Tuesday, December 23, 2014

Toastmasters Speech: A Gift From Canada

The third speech in the Toastmasters Competent Communicator manual is called "Get to the point". It focuses (no pun intended) on identifying a general purpose (to persuade) and a specific purpose (to convince the audience that Nanaimo bars are an amazing Christmas cookie they should consider making for the holidays), and remaining on that focus throughout the speech.

(The title of the post is what I came up with after the meeting in which I presented the speech; sadly I couldn't think up something creative before and just named it "The Best Christmas Cookie: The Nanaimo Bar" - accurate yes, but one of the pieces of feedback I received in the evaluation was to title it something that doesn't just give away the main point, create some interest and mystery with the title.)

Last week, we talked about traditions, and I mentioned that my husband and are forming our own holiday traditions as a new family, pulling things from both sides that we like. One thing from my side, that was non-negotiable, though, was making Nanaimo Bars. We have a lot of Christmas cookies - my sister’s the primary baker - and though there are several standbys, including Hello Dollys, spritz, meringues, and sugar cookies, the Nanaimo Bars are the most important. 


Today I’ll showcase a few of the reasons they’re so great - they’re easy to make, very rich and decadent, and easily adaptable. And hopefully convince you to add them to your family’s holiday recipe repertoire. [At the Toastmasters meeting, I brought some Nanaimo bars for them to try] This batch is vegan and gluten-free (see recipe here - I used gluten-free graham crackers, 1 Tbsp chia seeds + 3 Tbsp water for the egg, Earth Balance for the butter, and baking chocolate that happened to be vegan without any dairy). 

Unlikely many standard Christmas cookies, it’s possible many of you haven’t heard of these before. They’re around in a few places - I’ve seen them once in Portland at a party with a hotel-catered banquet, but usually when I make them for an event or gift, people have no idea what they are. The story is that they originated from a housewife in Nanaimo, British Columbia, in the 1950s, who submitted it to a magazine contest. My understanding is that they are much more common in Canada - some relatives even found a boxed mix for them on a trip there once, but it’s a shame they aren’t more well known in the US. 

First, these are really easy to make. They don’t require any baking (leaving the oven free for sugar cookies). It’s just three layers - some ingredients melted on the stovetop, or just mixed - that you put in the fridge or freezer (depending on your timeframe) to chill and set in between each one. There’s virtually nothing you can screw up in presentation, so you’ll always have nice and neat layered bars on your cookie platter: you can’t over or underwhip egg whites for the meringues, or have problems with the cookie press that make your spritz cookies come out in unrecognizable patterns.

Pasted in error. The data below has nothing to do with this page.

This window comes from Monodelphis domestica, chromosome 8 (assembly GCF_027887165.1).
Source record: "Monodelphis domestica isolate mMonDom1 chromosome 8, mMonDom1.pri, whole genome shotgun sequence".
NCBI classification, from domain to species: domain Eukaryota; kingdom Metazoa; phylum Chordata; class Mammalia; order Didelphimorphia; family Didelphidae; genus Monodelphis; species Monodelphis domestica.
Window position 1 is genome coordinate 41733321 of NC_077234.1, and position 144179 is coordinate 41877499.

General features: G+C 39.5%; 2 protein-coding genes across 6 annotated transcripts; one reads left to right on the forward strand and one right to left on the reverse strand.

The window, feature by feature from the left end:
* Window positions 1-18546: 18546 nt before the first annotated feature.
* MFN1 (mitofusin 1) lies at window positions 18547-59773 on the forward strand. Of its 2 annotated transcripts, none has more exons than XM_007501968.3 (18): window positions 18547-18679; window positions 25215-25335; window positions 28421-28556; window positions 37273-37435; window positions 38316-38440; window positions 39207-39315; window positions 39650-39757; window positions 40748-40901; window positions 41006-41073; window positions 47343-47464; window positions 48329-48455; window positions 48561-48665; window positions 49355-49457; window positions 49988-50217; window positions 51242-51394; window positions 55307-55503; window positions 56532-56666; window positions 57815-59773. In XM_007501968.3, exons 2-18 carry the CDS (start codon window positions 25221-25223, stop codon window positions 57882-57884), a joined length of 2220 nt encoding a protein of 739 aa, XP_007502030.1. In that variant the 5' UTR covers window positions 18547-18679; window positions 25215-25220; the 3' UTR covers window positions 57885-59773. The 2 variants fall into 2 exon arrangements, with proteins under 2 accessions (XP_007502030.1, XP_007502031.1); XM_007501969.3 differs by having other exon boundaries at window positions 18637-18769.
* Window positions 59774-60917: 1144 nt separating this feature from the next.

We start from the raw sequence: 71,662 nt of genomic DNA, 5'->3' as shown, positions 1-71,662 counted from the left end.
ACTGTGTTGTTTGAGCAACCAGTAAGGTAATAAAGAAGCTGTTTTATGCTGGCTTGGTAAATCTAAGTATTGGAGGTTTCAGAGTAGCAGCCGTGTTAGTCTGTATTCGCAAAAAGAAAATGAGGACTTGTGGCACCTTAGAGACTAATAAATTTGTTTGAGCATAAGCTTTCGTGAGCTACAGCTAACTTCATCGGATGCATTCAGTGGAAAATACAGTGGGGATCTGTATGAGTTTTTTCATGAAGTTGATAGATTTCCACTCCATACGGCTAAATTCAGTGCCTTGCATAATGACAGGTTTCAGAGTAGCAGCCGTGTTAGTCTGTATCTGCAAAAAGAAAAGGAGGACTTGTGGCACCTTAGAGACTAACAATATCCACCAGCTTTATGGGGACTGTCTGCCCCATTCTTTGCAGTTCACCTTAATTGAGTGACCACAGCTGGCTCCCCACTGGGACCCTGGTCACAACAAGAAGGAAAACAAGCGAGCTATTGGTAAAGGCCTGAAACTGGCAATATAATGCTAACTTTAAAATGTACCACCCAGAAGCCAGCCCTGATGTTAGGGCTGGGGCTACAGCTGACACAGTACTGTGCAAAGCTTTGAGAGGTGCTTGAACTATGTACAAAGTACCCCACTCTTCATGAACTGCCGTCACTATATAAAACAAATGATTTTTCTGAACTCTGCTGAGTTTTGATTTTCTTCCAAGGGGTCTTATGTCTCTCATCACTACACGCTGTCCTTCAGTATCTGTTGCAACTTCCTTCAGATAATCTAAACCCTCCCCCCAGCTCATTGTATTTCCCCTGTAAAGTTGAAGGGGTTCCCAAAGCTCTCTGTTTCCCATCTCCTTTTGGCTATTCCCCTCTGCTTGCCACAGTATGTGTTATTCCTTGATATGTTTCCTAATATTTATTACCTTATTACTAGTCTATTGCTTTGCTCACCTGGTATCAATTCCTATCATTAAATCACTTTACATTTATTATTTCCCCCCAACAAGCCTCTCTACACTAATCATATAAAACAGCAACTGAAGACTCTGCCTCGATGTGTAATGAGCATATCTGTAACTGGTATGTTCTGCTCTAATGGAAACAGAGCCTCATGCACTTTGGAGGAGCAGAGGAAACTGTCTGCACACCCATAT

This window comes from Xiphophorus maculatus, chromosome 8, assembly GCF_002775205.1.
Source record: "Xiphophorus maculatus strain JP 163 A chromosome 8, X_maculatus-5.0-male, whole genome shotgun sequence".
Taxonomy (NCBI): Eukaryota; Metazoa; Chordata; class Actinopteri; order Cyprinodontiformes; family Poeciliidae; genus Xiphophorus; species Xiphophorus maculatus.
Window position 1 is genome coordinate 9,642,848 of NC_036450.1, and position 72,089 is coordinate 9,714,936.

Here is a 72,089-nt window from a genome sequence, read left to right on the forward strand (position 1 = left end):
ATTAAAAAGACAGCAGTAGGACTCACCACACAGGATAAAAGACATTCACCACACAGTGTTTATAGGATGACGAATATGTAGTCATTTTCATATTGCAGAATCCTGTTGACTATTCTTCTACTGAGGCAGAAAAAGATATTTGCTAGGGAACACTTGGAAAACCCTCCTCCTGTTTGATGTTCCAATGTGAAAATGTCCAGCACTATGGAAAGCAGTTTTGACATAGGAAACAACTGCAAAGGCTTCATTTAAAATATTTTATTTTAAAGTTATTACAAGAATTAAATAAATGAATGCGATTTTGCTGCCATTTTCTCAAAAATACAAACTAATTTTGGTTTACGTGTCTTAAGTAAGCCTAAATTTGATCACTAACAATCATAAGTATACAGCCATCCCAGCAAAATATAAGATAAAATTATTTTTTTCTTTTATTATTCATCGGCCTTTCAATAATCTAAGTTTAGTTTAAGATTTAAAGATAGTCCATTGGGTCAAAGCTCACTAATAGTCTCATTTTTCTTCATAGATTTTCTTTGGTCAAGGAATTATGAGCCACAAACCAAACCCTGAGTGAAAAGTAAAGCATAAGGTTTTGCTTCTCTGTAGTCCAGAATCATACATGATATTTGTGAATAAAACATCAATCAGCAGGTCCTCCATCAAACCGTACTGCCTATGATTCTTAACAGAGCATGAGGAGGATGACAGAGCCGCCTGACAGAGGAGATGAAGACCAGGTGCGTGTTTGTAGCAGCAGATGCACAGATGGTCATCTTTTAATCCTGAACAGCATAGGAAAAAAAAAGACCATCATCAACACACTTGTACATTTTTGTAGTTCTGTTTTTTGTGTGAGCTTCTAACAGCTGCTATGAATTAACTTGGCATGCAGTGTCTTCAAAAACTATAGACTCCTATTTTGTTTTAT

You also don’t other issues that come more generally with baking, such as what type of flour to use, measuring with a cup versus weight, all those factor that could have a significant impact on the final outcome when baking. I’m not much of a baker or cooker - growing up my mom did the cooking and my sister did the baking, and now I have a husband who does both, but even I, with my lack of talents in the kitchen, find these quite manageable to put together. 

Second, Nanaimo bars are great because they’re extremely rich and decadent, just as holiday treats should be. The size of the bars I cut for [the group] to try [6 x 6 in a 9" square pan] - that’s not a smaller “sample” size because I was bringing them for a group - that’s a normal serving size! Now, I suppose that’s not great for moderation and watching your calories over the holidays and so forth. I’ve never calculated the calories in those small pieces, because I’d really just rather not know. (But they’re worth it!) 

 And finally, they’re very versatile and adaptable - both in flavors and allergens/sensitivities. As I mentioned I made this batch vegan and gluten-free - easy to get gluten-free graham crackers - and the rest of the ingredients are already gluten-free, and use vegan options for the chocolate and margarine, and an egg alternative. As far as egg alternatives go, I’d definitely recommend the chia seed option - I’ve tried other “egg substitute” recipes, including flax seed and arrowroot, and they don’t work in this, I think because you’re not baking it. It needs to be gooey to really hold it together, and so the chia seeds that gum up in water work well. 

 It’s also versatile in flavors - instead of the basic chocolate and vanilla layers, you can readily find recipes and ideas to make mint chocolate, or raspberry and white chocolate, to name just a couple. Google and you can come up with many other ideas, or just mix and match your own favorite flavors in the layers, and you’re sure to come up with something just as good as the original template. 

I hope you’ve enjoyed hearing about this lovely treat, and if you’re looking for another dessert for the holiday season, consider the easy, delicious, adaptable option of Nanaimo Bars.

No comments:

Post a Comment

Please join in the conversation!

Please note: Although I'm trying to keep the commenting as wide open as possible and not requiring logging in to one of the profile options, there have been reports of glitches and comments disappearing while trying to post under the Anonymous option. I would recommend logging in if you have one of the profiles, or at least copying your comment to paste back in if something goes haywire.

Related Posts Plugin for WordPress, Blogger...